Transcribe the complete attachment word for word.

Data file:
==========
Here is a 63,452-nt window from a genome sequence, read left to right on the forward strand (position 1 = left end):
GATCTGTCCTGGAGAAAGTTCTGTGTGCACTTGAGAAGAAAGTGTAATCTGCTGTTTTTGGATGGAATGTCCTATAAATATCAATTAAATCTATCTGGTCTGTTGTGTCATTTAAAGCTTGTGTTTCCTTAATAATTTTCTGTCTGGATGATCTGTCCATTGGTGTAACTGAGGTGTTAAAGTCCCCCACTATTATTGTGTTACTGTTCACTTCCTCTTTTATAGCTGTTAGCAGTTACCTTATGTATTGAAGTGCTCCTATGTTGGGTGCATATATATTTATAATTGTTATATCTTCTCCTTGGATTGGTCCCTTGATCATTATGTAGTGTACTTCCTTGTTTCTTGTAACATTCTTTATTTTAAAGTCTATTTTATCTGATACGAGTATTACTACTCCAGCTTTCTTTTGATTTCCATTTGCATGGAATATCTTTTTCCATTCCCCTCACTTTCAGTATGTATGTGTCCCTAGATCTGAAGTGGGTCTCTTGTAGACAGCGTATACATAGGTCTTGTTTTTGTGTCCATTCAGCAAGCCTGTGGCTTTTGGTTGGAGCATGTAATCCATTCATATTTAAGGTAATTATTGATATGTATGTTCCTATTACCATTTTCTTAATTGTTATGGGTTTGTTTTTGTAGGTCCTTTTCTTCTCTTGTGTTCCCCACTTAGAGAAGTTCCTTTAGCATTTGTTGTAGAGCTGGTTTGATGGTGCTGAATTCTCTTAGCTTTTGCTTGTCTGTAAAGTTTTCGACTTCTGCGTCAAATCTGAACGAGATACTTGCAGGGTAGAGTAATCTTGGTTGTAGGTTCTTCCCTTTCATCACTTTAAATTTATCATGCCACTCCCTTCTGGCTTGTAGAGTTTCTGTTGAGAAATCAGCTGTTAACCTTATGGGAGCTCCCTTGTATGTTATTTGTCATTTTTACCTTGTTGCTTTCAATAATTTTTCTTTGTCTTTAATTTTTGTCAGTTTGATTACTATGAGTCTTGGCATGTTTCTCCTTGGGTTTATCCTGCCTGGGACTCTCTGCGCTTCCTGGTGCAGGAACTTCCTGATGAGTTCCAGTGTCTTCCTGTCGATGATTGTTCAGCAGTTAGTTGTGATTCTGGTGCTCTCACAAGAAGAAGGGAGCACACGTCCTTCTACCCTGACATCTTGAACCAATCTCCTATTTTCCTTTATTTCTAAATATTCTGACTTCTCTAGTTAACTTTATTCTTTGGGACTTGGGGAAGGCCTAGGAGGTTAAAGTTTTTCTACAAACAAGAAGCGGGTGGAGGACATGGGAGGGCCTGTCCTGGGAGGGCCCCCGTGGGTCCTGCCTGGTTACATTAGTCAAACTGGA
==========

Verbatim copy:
Here is a 63,452-nt window from a genome sequence, read left to right on the forward strand (position 1 = left end):
GATCTGTCCTGGAGAAAGTTCTGTGTGCACTTGAGAAGAAAGTGTAATCTGCTGTTTTTGGATGGAATGTCCTATAAATATCAATTAAATCTATCTGGTCTGTTGTGTCATTTAAAGCTTGTGTTTCCTTAATAATTTTCTGTCTGGATGATCTGTCCATTGGTGTAACTGAGGTGTTAAAGTCCCCCACTATTATTGTGTTACTGTTCACTTCCTCTTTTATAGCTGTTAGCAGTTACCTTATGTATTGAAGTGCTCCTATGTTGGGTGCATATATATTTATAATTGTTATATCTTCTCCTTGGATTGGTCCCTTGATCATTATGTAGTGTACTTCCTTGTTTCTTGTAACATTCTTTATTTTAAAGTCTATTTTATCTGATACGAGTATTACTACTCCAGCTTTCTTTTGATTTCCATTTGCATGGAATATCTTTTTCCATTCCCCTCACTTTCAGTATGTATGTGTCCCTAGATCTGAAGTGGGTCTCTTGTAGACAGCGTATACATAGGTCTTGTTTTTGTGTCCATTCAGCAAGCCTGTGGCTTTTGGTTGGAGCATGTAATCCATTCATATTTAAGGTAATTATTGATATGTATGTTCCTATTACCATTTTCTTAATTGTTATGGGTTTGTTTTTGTAGGTCCTTTTCTTCTCTTGTGTTCCCCACTTAGAGAAGTTCCTTTAGCATTTGTTGTAGAGCTGGTTTGATGGTGCTGAATTCTCTTAGCTTTTGCTTGTCTGTAAAGTTTTCGACTTCTGCGTCAAATCTGAACGAGATACTTGCAGGGTAGAGTAATCTTGGTTGTAGGTTCTTCCCTTTCATCACTTTAAATTTATCATGCCACTCCCTTCTGGCTTGTAGAGTTTCTGTTGAGAAATCAGCTGTTAACCTTATGGGAGCTCCCTTGTATGTTATTTGTCATTTTTACCTTGTTGCTTTCAATAATTTTTCTTTGTCTTTAATTTTTGTCAGTTTGATTACTATGAGTCTTGGCATGTTTCTCCTTGGGTTTATCCTGCCTGGGACTCTCTGCGCTTCCTGGTGCAGGAACTTCCTGATGAGTTCCAGTGTCTTCCTGTCGATGATTGTTCAGCAGTTAGTTGTGATTCTGGTGCTCTCACAAGAAGAAGGGAGCACACGTCCTTCTACCCTGACATCTTGAACCAATCTCCTATTTTCCTTTATTTCTAAATATTCTGACTTCTCTAGTTAACTTTATTCTTTGGGACTTGGGGAAGGCCTAGGAGGTTAAAGTTTTTCTACAAACAAGAAGCGGGTGGAGGACATGGGAGGGCCTGTCCTGGGAGGGCCCCCGTGGGTCCTGCCTGGTTACATTAGTCAAACTGGA